Arts & Culture

News and information about arts and culture from Charlotte and the Carolinas. 

Group Brings People's Stories To Life

Jun 20, 2016
a woman telling story to group of people
Allison Braden / WFAE

It’s a big night for Ruth Russell. She stands at a microphone, in front of a crowd, and she begins to tell a story.

But Ruth’s story really begins two months earlier, when she attended a meeting of the Charlotte Storytellers for the second time. On that rainy Monday in Uptown, she would first tell the story of her journey toward becoming a professional businesswoman. It was a nerve-wracking experience.

Malcolm Graham holds a portrait of his sister, Cynthia Hurd.
Courtesy of Malcolm Graham

For the past year, former Charlotte city councilman and state lawmaker Malcolm Graham has grappled with the loss of his sister, Cynthia Graham Hurd. She was one of the nine shot and killed at Emanuel AME Church in Charleston a year ago. 

Sarah Delia WFAE

The City of Asheville goes by another name, Altamont. That's how it appeared in a book by early twentieth century writer Thomas Wolfe.  He called the place home, but not in an especially fond way. His novel Look Homeward Angel about a young writer trying to break free of his small town and family was largely autobiographical and brought him literary acclaim. A new film which takes place in New York, called Genius, portrays Wolfe and his working relationship with his editor. As Jude Law got ready to fill Wolfe's literary shoes, it wasn't the big city he had to go to fully understand the writer, it was Asheville, and one place in particular there. 

Courtesy of Anthony Hamilton

When artists hit the big time, it’s not uncommon for them to move on to LA or New York. Grammy Award winning singer and Charlotte native Anthony Hamilton is no exception. But he’s learned you can go home again and still have a successful career.

WFAE’s Sarah Delia caught up with Hamilton at his home just outside of Charlotte to talk about his latest album and the changes he’s been through since his last one.

Tom Bullock

Around this time last year a former Goodyear Tire building in Charlotte’s Uptown was entering its final phase: as a creative space for local artists. That project has come to an end, but now its story lives on in another building needing a new breath of life.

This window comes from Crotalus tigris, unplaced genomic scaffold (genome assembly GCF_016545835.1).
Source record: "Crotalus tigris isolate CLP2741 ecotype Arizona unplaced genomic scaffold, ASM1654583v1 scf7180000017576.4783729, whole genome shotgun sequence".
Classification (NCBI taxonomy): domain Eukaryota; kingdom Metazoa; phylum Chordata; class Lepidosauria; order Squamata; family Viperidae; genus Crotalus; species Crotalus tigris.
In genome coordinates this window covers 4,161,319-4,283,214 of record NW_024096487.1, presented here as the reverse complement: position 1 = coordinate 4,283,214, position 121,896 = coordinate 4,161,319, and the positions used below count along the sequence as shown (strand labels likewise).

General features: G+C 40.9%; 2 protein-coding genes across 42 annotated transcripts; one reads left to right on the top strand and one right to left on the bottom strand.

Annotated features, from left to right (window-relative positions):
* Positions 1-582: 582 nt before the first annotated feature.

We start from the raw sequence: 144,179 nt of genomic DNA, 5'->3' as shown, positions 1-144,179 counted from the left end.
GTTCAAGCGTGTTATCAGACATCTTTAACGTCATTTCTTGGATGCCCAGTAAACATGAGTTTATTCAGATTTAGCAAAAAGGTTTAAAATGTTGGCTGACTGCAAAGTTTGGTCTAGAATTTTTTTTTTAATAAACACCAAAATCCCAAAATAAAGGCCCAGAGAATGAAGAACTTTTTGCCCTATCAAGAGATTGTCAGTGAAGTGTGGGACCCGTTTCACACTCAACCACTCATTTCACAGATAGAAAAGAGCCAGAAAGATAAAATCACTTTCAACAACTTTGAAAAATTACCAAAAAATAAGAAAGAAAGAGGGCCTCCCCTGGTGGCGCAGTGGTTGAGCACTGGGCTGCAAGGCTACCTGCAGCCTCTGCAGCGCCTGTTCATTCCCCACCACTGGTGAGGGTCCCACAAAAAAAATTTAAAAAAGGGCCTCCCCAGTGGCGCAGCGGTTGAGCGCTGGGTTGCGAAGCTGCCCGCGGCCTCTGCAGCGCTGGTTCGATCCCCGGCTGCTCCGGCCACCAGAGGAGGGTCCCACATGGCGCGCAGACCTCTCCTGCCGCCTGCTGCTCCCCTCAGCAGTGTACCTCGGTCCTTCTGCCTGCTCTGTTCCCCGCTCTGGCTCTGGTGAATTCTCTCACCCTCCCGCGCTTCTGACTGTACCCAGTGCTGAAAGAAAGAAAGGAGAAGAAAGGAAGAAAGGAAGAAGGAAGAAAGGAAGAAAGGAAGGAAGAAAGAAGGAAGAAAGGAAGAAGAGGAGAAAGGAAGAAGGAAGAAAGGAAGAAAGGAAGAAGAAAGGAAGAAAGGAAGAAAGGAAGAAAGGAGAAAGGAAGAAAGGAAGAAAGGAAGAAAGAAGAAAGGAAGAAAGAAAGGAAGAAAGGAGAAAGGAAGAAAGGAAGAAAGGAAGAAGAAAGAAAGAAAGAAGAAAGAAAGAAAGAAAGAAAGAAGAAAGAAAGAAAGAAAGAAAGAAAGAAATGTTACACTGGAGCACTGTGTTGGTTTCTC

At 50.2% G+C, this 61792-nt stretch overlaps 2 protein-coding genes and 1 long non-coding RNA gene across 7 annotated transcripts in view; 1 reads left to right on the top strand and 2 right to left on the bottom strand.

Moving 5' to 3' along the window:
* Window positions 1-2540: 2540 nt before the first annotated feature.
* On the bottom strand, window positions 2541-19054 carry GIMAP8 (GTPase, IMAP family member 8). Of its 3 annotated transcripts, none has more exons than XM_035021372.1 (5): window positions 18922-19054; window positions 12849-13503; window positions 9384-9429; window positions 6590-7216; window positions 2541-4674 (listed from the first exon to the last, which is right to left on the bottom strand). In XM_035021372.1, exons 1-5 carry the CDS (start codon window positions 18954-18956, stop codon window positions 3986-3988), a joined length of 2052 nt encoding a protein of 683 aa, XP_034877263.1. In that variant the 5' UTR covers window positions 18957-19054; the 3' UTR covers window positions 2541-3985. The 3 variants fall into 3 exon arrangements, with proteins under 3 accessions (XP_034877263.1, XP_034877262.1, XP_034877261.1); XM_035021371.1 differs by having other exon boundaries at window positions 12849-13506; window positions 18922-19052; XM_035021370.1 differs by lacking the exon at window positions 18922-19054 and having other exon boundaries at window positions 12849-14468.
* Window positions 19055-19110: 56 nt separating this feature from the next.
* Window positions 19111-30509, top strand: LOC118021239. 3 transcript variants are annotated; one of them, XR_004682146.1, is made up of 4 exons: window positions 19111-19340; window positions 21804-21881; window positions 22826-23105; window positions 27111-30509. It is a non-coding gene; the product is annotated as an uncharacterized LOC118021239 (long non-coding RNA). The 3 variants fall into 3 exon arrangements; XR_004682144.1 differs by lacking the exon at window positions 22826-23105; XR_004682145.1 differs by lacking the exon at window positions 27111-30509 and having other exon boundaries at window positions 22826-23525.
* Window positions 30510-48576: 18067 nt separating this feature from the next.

Nick de la Canal

 

It was a big night for high school theater students from around the Charlotte region as the Blumenthal Performing Arts held it's 5th annual Blumey Awards, recognizing achievements in high school theater.

The excitement was palpable as audience members clad in tuxedos and floor-length evening gowns paraded down the aisle to their seats, and orchestra members began tuning their instruments under the watchful eye of music director David Dabbon, who had traveled all the way from New York to direct the show’s musicians.

WFAE Sarah Delia

Since 2001, The Evening Muse has sat on the corner of North Davidson and East 36th Street in the heart NoDa, Charlotte's arts district.

Over the last 15 years the music venue has been a witness to the changes of the neighborhood: the ebb and flow of crime, the fall of other local music establishments, and now the expansion of the light rail and its constant construction.

The owner of the Evening Muse says he's confident the Charlotte staple will last, but not without adapting to the changes of the time. WFAE's Sarah Delia sat down with him and has this story.


David Boraks / WFAE

A speaker critical of Islam ignited a campus debate this spring at Wingate University about free speech and how Muslim students are viewed.

Nick de la Canal

For as far back as 2,000 BC, mothers in the Catawba Indian tribe have been using special techniques to craft unique pieces of hand-made pottery, passing down its traditional methods from generation to generation.

The tradition nearly died out a century ago, when the tribe’s population fell to just over 100 people. But over the last several decades, the Catawba people have reestablished themselves on a reservation near Rock Hill, South Carolina, right off the Catawba river, and that’s led to a revival of the tribe’s pottery-making.

Sarah Delia WFAE

There's a new face in one of Charlotte's oldest neighborhoods.  With the help of three artists, a local festival, and various community members, the image of one of the Queen City's better known drag queens is now part of the Plaza Midwood landscape.


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